Saudi Appointment Suggests Bigger Regional Ambitions By ELLEN KNICKMEYER
By ELLEN KNICKMEYER
RIYADH—Saudi Arabia's King Abdullah appointed a veteran former Saudi ambassador to Washington as the head of the country's intelligence agencies Thursday, restoring an internationally popular Saudi to prominence as the kingdom pushes for stronger action on Syria.
Prince Bandar bin Sultan, who was popular with Western leaders as Saudi envoy to the U.S. from 1983 to 2005, succeeds Prince Muqrin bin Abdulaziz al Saud.
Prince Muqrin has been criticized privately by diplomats, and publicly by Saudis on Twitter, for perceived ineffectiveness as the head of Saudi intelligence. Prince Muqrin will serve instead as an adviser to the king, the official Saudi Press Agency said, in announcing the change.
For Saudis and Westerners who remember Prince Bandar as a driving force rallying international support and procuring weapons for Muslim fighters seeking to push Soviet forces from Afghanistan in the 1980s, the appointment was a sign that the Saudis might play a more influential role as uprisings that may remake the Arab world, especially in Syria.
"In these very hectic moments for Saudi foreign policy…we need Bandar bin Sultan," said Abdullah al-Shammri, a political analyst. "He's a volcano, and we need a volcano at this moment."
Mr. al-Shammri cited what he called Prince Bandar's "special relationship" with American officials. He also mentioned parallels between the U.S. and Saudi Arabia working together in the 1980s against the Soviets in Afghanistan, and current circumstances in Syria, where the U.S., Saudi Arabia and others are trying to overcome Russian objections to tougher action against Syrian President Bashar al-Assad's regime.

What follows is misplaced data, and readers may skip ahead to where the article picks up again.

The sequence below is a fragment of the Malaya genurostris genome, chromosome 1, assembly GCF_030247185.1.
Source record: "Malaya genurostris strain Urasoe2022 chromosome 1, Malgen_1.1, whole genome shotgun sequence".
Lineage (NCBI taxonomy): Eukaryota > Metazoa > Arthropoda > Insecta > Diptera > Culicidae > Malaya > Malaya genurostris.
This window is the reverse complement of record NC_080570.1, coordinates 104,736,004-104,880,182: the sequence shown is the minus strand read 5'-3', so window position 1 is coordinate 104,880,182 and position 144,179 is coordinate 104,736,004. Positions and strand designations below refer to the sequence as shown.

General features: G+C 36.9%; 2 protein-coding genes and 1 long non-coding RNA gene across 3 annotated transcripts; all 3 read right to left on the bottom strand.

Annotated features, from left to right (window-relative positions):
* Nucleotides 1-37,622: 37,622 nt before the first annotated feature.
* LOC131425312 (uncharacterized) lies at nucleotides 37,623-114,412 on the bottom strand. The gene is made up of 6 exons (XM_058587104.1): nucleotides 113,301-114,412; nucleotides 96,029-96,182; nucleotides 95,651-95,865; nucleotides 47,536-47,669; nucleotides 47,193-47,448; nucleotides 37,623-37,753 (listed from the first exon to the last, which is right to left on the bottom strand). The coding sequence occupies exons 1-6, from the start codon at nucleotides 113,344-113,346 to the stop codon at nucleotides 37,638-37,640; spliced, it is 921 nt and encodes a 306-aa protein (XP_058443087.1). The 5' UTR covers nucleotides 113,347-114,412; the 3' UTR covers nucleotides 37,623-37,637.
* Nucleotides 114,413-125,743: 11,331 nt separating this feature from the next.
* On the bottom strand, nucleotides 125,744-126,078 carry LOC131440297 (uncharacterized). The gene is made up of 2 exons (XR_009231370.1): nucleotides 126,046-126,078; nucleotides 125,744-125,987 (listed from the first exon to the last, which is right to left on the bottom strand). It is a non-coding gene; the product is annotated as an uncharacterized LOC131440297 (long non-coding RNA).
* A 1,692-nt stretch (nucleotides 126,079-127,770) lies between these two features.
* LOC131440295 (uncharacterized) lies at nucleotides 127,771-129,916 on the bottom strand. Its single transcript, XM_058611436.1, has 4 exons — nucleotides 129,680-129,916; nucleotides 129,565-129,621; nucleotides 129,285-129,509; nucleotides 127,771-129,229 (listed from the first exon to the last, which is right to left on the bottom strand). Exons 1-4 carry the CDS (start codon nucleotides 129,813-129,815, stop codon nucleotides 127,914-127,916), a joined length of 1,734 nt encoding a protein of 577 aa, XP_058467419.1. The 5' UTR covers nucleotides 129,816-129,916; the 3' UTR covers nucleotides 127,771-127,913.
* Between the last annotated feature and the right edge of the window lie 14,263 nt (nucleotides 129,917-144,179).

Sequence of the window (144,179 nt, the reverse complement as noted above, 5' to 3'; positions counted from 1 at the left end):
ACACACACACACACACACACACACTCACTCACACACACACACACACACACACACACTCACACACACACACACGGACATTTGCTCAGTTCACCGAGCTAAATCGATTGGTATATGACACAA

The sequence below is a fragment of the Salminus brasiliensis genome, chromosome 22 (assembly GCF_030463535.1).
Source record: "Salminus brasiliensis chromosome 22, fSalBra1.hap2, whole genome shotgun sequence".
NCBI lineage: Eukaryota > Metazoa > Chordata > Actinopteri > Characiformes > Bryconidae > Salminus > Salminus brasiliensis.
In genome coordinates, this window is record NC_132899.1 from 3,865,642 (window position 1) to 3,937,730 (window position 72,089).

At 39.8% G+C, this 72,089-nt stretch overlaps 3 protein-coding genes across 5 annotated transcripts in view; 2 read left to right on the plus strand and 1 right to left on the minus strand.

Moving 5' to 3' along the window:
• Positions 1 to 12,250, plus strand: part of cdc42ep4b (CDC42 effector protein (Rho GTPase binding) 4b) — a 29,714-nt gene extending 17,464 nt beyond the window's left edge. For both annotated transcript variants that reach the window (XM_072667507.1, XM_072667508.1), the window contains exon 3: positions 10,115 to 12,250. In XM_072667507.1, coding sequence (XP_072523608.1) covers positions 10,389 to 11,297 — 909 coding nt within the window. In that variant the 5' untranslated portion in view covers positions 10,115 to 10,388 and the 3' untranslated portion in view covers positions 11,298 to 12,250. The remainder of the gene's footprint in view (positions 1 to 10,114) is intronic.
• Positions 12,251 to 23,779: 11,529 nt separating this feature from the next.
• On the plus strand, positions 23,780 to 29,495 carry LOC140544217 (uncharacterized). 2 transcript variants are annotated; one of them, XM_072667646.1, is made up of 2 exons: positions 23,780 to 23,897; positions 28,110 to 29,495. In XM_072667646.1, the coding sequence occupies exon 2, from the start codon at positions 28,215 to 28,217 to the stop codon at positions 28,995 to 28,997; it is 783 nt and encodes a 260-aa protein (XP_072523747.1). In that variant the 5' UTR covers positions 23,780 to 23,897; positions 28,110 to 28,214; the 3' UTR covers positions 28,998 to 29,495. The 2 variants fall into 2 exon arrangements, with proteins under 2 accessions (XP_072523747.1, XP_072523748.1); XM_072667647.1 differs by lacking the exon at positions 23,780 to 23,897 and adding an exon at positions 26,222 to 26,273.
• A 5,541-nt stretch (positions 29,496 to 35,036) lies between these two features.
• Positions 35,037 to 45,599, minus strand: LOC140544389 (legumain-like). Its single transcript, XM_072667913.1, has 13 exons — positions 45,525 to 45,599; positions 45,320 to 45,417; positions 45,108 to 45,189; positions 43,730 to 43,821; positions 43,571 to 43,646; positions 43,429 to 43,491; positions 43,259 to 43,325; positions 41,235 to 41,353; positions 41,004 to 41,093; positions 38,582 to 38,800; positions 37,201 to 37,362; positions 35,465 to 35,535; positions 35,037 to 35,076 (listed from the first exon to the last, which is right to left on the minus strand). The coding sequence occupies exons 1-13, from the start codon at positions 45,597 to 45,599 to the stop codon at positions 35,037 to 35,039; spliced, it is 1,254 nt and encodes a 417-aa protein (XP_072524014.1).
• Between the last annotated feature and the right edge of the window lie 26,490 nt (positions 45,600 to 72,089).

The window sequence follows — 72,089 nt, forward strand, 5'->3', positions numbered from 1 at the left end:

The Soviet invasion of Afghanistan was also responsible for the good relations Prince Bandar enjoys with China, noted Michael Stephens, an analyst at the Royal United Services Institute in Qatar.
"If they're looking to increase multilateral engagement on the Syrian issue, he's their man," Mr. Stephens said of the Saudis and Prince Bandar.
Mr. Stephens noted, however, that Saudi intelligence hasn't traditionally been a place for active engagement in Saudi foreign-policy aims.
Prince Bandar, son of the late defense minister and crown prince, Sultan bin Abdulaziz al Saud, wielded enormous influence as Saudi ambassador to Washington for two decades, and was a close ally of then-President George W. Bush and other U.S. leaders.
His removal in 2005 was officially described as stemming from personal reasons, although some speculated that illness or a falling out with King Abdullah was responsible.
Prince Bandar had kept a much lower profile in recent years as head of the kingdom's national-security council.
The official Saudi Press Agency would show him at the side of the country's leaders, however, at times when top Americans visited Riyadh, most recently during Central Intelligence Agency chief David Petraeus's talks here this month.
Saudi officials had blamed the U.S. early in the Arab uprisings for failing to more actively support former Egyptian President Hosni Mubarak before his ouster in February 2011.
Today, the U.S. and Saudi Arabia are again working closely together in opposition to Mr. Assad, and at a time of heightened international tension over Iran's nuclear program.
Write to Ellen Knickmeyer at email@example.com
A version of this article appeared July 20, 2012, on page A6 in the U.S. edition of The Wall Street Journal, with the headline: Saudi Appointment Suggests Bigger Regional Ambition.
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Dr. Turki Faisal Al Rasheed
Saudi Businessman lives in Riyadh. President/Founder of Golden Grass Inc. Author of "Agricultural Development Strategies: the Saudi experience".
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